In answer to Jimmy’s comment on it would be nice to know where the Finnish recovery was actually found, I had written this on my facebook profile at the time when we were informed about the recovery. I paste it here for your information:
I received an email from the Coordinator of the Ringing Scheme of eastern Africa saying:
“You’ll be glad to know, Colin, that your Terek Sandpiper, Ring no. “Nairobi A71968” was controlled, breeding, by Veli-Matti Pakanen at Kemi, Lappi, Finland (65.45N, 24.32E) on 21.06.08 (no biometrics supplied). Kemi is a small coastal town at the top end of the Gulf of Bothnia, just over 20 km from the Swedish border at Haparanda.
Apart from the intrinsic worth of this super control, the report also raises some important points. It is the first recovery/control of a Terek Sand affecting eastern Africa (as far as I know) and is also only the second recov/control from all the Kenya coastal ringing.”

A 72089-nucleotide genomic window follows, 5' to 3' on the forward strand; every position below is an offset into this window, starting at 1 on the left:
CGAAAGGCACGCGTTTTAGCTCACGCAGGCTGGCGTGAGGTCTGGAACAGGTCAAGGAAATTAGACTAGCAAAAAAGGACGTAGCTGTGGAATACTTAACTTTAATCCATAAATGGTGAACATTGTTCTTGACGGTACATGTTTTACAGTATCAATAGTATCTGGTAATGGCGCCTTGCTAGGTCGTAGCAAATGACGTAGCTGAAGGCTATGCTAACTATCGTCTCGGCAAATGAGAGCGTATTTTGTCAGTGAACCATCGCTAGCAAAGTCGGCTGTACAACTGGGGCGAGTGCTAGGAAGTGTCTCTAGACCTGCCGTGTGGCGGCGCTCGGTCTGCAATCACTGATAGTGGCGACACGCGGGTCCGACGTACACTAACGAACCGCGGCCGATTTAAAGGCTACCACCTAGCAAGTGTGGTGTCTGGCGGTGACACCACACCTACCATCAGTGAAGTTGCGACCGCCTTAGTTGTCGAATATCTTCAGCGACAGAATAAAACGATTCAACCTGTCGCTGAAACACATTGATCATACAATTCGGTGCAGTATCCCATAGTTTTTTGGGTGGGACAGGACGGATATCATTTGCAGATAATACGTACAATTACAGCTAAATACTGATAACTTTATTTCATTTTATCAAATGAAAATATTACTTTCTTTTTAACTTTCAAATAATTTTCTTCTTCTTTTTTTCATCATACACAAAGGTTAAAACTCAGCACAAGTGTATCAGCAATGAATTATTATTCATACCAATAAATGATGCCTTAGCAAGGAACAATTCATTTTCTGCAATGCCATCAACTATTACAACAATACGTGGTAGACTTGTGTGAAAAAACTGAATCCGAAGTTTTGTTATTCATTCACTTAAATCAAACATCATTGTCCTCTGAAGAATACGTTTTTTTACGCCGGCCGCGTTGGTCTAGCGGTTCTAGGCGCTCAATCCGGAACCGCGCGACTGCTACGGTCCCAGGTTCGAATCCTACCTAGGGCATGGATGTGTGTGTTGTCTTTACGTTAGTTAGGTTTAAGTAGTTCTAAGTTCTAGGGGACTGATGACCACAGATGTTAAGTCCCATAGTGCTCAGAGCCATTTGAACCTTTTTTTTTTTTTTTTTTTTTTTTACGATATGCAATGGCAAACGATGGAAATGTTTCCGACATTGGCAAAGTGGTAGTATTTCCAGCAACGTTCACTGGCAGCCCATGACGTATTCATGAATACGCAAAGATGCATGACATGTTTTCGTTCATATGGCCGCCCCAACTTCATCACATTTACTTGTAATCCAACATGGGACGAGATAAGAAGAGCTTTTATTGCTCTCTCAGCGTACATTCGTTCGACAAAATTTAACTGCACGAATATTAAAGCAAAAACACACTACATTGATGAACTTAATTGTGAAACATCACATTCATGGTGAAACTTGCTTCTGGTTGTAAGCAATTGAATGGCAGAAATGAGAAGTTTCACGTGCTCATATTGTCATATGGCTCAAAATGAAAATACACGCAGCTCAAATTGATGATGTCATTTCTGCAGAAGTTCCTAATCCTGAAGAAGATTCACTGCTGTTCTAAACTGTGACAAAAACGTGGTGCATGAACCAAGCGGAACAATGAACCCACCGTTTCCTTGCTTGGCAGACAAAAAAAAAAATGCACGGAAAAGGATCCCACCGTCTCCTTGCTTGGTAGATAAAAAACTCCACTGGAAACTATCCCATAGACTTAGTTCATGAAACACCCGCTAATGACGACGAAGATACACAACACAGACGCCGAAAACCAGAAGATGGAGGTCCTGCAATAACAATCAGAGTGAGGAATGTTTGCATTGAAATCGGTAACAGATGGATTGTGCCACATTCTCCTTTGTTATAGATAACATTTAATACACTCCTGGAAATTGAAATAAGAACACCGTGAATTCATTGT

This was indeed one of “my” birds but was in fact ringed by none other than my kid sister Bethan Harris when she volunteered with us on 20th November 2003 in Mida Creek. The distance in a straight line from Mida to Kemi is c.7,756km and it was 4 1/2 years later that it was found.
This is the FIRST recovery of ANY of my or our A Rocha Kenya birds since I started ringing in Kenya in 1994 other than c.10kms away! Very cool indeed.
This was THE night that the Terek was ringed at Mida – Beth is the one sitting in the door of the car.
The only other movement of a bird since then has been an African (or Eastern as it is now called) Golden Weaver which we caught at Turtle Bay Beach Club in July that had a ring on already which was put on it at our ARK centre, Mwamba, in 2008. It was an immature when we ringed it and now it is breeding in the Turtle Bay gardens, some 3km away along the beach.